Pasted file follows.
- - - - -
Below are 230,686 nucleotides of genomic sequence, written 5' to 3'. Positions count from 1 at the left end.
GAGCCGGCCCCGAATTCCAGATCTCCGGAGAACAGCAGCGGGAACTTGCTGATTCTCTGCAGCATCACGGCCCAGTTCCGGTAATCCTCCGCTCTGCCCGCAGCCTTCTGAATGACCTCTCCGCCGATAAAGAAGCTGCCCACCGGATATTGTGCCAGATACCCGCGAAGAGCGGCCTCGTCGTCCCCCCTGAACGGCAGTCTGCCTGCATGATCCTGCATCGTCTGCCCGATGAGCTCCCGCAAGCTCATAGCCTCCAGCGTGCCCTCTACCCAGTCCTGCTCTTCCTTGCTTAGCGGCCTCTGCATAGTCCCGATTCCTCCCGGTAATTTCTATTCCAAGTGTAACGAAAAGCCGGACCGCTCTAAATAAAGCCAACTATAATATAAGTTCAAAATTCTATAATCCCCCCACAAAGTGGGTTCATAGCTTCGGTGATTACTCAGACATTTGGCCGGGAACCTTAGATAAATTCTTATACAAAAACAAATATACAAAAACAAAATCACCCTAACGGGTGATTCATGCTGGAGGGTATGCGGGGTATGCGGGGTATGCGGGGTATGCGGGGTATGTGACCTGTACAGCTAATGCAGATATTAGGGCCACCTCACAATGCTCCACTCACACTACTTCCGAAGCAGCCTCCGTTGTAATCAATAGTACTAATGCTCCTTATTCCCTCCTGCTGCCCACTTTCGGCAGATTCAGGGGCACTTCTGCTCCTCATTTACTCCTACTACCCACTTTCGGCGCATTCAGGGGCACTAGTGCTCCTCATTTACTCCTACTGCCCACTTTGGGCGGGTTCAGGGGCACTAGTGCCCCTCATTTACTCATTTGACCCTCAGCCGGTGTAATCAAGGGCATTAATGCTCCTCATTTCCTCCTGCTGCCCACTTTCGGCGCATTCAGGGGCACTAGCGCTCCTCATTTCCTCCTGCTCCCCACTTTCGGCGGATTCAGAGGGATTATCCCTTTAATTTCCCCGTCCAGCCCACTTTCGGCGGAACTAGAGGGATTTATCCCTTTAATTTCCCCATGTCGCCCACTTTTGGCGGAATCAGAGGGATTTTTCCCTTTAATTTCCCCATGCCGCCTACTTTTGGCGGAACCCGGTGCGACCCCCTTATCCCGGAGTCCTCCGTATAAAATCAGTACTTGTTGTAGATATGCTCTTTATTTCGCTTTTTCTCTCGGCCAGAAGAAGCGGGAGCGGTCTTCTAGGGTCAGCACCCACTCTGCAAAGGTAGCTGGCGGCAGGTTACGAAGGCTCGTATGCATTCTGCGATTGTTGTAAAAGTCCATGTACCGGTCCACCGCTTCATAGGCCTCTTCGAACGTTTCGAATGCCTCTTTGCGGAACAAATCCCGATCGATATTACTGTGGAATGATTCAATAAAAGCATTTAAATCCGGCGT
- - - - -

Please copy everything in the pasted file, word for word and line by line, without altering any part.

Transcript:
Below are 230,686 nucleotides of genomic sequence, written 5' to 3'. Positions count from 1 at the left end.
GAGCCGGCCCCGAATTCCAGATCTCCGGAGAACAGCAGCGGGAACTTGCTGATTCTCTGCAGCATCACGGCCCAGTTCCGGTAATCCTCCGCTCTGCCCGCAGCCTTCTGAATGACCTCTCCGCCGATAAAGAAGCTGCCCACCGGATATTGTGCCAGATACCCGCGAAGAGCGGCCTCGTCGTCCCCCCTGAACGGCAGTCTGCCTGCATGATCCTGCATCGTCTGCCCGATGAGCTCCCGCAAGCTCATAGCCTCCAGCGTGCCCTCTACCCAGTCCTGCTCTTCCTTGCTTAGCGGCCTCTGCATAGTCCCGATTCCTCCCGGTAATTTCTATTCCAAGTGTAACGAAAAGCCGGACCGCTCTAAATAAAGCCAACTATAATATAAGTTCAAAATTCTATAATCCCCCCACAAAGTGGGTTCATAGCTTCGGTGATTACTCAGACATTTGGCCGGGAACCTTAGATAAATTCTTATACAAAAACAAATATACAAAAACAAAATCACCCTAACGGGTGATTCATGCTGGAGGGTATGCGGGGTATGCGGGGTATGCGGGGTATGCGGGGTATGTGACCTGTACAGCTAATGCAGATATTAGGGCCACCTCACAATGCTCCACTCACACTACTTCCGAAGCAGCCTCCGTTGTAATCAATAGTACTAATGCTCCTTATTCCCTCCTGCTGCCCACTTTCGGCAGATTCAGGGGCACTTCTGCTCCTCATTTACTCCTACTACCCACTTTCGGCGCATTCAGGGGCACTAGTGCTCCTCATTTACTCCTACTGCCCACTTTGGGCGGGTTCAGGGGCACTAGTGCCCCTCATTTACTCATTTGACCCTCAGCCGGTGTAATCAAGGGCATTAATGCTCCTCATTTCCTCCTGCTGCCCACTTTCGGCGCATTCAGGGGCACTAGCGCTCCTCATTTCCTCCTGCTCCCCACTTTCGGCGGATTCAGAGGGATTATCCCTTTAATTTCCCCGTCCAGCCCACTTTCGGCGGAACTAGAGGGATTTATCCCTTTAATTTCCCCATGTCGCCCACTTTTGGCGGAATCAGAGGGATTTTTCCCTTTAATTTCCCCATGCCGCCTACTTTTGGCGGAACCCGGTGCGACCCCCTTATCCCGGAGTCCTCCGTATAAAATCAGTACTTGTTGTAGATATGCTCTTTATTTCGCTTTTTCTCTCGGCCAGAAGAAGCGGGAGCGGTCTTCTAGGGTCAGCACCCACTCTGCAAAGGTAGCTGGCGGCAGGTTACGAAGGCTCGTATGCATTCTGCGATTGTTGTAAAAGTCCATGTACCGGTCCACCGCTTCATAGGCCTCTTCGAACGTTTCGAATGCCTCTTTGCGGAACAAATCCCGATCGATATTACTGTGGAATGATTCAATAAAAGCATTTAAATCCGGCGT